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International taxation

In: Handbook of Public Economics

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  • Gordon, Roger H.
  • Hines, James Jr

Abstract

The integration of world capital markets carries important implications for the design and impact of tax policies. This paper evaluates research findings on international taxation, drawing attention to connections and inconsistencies between theoretical and empirical observations.Diamond and Mirrlees, 1971a and Diamond and Mirrlees, 1971b note that small open economies incur very high costs in attempting to tax the returns to local capital investment, since local factors bear the burden of such taxes in the form of productive inefficiencies. Richman (1963) argues that countries may simultaneously want to tax the worldwide capital income of domestic residents, implying that any taxes paid to foreign governments should be merely deductible from domestic taxable income.Governments do not adopt policies that are consistent with these forecasts. Corporate income is taxed at high rates by wealthy countries, and most countries either exempt foreign-source income of domestic multinationals from tax, or else provide credits rather than deductions for taxes paid abroad. Furthermore, individual investors can use various methods to avoid domestic taxes on their foreign-source incomes, in the process avoiding taxes on their domestic-source incomes.Individual and firm behavior also differs from that forecast by simple theories. Observed portfolios are not fully diversified worldwide. Foreign direct investment is common even when it faces tax penalties relative to other investment in host countries. While economic activity is highly responsive to tax rates and tax structure, there are many aspects of behavior that are difficult to reconcile with simple microeconomic incentives.There are promising recent efforts to reconcile observations with theory. To the extent that multinational firms possess intangible capital on which they earn returns with foreign direct investment, even small countries may have a degree of market power, leading to fiscal externalities. Tax avoidance is pervasive, generating further fiscal externalities. These concepts are useful in explaining behavior, and observed tax policies, and they also suggest that international agreements have the potential to improve the efficiency of tax systems worldwide.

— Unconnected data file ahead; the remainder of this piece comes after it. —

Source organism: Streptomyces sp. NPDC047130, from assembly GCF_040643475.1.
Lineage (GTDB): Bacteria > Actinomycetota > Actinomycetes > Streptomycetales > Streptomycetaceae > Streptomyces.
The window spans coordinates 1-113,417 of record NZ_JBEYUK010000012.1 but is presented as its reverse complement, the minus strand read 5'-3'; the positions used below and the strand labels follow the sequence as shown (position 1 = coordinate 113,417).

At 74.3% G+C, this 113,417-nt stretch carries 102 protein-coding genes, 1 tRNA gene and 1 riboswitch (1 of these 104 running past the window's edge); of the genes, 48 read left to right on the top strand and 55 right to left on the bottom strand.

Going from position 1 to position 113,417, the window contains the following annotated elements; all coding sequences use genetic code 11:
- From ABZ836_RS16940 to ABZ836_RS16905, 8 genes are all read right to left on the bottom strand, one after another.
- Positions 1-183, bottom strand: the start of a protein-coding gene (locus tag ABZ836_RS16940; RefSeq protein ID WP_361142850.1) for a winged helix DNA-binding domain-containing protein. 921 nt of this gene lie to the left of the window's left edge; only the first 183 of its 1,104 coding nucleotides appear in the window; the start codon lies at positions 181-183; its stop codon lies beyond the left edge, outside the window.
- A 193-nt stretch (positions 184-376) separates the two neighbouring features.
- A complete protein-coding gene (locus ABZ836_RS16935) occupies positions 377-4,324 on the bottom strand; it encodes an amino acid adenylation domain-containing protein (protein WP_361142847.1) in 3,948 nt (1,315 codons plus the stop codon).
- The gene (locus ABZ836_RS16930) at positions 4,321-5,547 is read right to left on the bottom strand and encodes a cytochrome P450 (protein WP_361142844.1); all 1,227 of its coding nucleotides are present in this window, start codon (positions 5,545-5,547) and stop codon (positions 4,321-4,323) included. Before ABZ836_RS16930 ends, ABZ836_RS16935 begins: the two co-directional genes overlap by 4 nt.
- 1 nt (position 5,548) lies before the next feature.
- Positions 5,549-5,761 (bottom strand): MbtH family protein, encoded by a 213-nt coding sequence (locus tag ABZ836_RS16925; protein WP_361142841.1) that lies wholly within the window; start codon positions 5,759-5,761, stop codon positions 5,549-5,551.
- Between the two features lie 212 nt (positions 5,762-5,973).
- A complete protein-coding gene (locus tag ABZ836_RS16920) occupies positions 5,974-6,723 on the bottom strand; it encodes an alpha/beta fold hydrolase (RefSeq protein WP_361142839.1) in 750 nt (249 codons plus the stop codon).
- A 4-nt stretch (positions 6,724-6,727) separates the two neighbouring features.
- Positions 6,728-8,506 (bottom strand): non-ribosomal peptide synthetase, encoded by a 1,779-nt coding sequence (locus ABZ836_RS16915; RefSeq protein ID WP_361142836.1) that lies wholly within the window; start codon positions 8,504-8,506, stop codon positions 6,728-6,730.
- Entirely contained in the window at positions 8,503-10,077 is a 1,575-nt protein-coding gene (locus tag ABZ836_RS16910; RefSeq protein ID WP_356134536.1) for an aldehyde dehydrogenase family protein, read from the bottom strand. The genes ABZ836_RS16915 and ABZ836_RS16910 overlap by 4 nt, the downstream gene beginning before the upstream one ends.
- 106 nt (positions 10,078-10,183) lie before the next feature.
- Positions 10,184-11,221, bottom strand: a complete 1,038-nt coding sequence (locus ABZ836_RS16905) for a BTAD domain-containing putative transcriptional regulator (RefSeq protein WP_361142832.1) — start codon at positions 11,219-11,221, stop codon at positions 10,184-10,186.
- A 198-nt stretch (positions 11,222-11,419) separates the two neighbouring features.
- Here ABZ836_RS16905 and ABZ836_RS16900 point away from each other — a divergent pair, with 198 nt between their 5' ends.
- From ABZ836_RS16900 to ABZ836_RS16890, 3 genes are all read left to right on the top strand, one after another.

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  • A. J. Auerbach & M. Feldstein (ed.), 2002. "Handbook of Public Economics," Handbook of Public Economics, Elsevier, edition 1, volume 4, number 4.
    This item is provided by Elsevier in its series Handbook of Public Economics with number 4-28.

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